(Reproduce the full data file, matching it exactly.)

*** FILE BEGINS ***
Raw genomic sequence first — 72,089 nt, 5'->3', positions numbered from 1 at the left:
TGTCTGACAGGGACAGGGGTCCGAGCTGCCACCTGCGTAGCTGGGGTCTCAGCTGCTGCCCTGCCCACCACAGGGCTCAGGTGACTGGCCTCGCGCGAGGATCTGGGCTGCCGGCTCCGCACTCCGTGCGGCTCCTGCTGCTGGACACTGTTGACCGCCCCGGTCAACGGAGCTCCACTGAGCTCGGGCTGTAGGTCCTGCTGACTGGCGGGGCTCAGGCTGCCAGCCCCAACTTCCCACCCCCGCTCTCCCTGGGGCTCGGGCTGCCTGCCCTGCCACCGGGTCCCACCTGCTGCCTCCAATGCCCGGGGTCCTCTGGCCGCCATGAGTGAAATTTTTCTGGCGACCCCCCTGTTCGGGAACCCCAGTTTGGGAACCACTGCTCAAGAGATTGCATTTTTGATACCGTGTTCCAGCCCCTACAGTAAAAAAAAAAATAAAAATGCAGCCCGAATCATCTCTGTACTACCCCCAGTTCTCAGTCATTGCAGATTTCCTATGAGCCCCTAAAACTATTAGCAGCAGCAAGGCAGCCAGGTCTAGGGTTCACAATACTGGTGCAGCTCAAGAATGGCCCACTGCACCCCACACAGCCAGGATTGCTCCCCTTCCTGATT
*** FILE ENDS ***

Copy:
Raw genomic sequence first — 72,089 nt, 5'->3', positions numbered from 1 at the left:
TGTCTGACAGGGACAGGGGTCCGAGCTGCCACCTGCGTAGCTGGGGTCTCAGCTGCTGCCCTGCCCACCACAGGGCTCAGGTGACTGGCCTCGCGCGAGGATCTGGGCTGCCGGCTCCGCACTCCGTGCGGCTCCTGCTGCTGGACACTGTTGACCGCCCCGGTCAACGGAGCTCCACTGAGCTCGGGCTGTAGGTCCTGCTGACTGGCGGGGCTCAGGCTGCCAGCCCCAACTTCCCACCCCCGCTCTCCCTGGGGCTCGGGCTGCCTGCCCTGCCACCGGGTCCCACCTGCTGCCTCCAATGCCCGGGGTCCTCTGGCCGCCATGAGTGAAATTTTTCTGGCGACCCCCCTGTTCGGGAACCCCAGTTTGGGAACCACTGCTCAAGAGATTGCATTTTTGATACCGTGTTCCAGCCCCTACAGTAAAAAAAAAAATAAAAATGCAGCCCGAATCATCTCTGTACTACCCCCAGTTCTCAGTCATTGCAGATTTCCTATGAGCCCCTAAAACTATTAGCAGCAGCAAGGCAGCCAGGTCTAGGGTTCACAATACTGGTGCAGCTCAAGAATGGCCCACTGCACCCCACACAGCCAGGATTGCTCCCCTTCCTGATT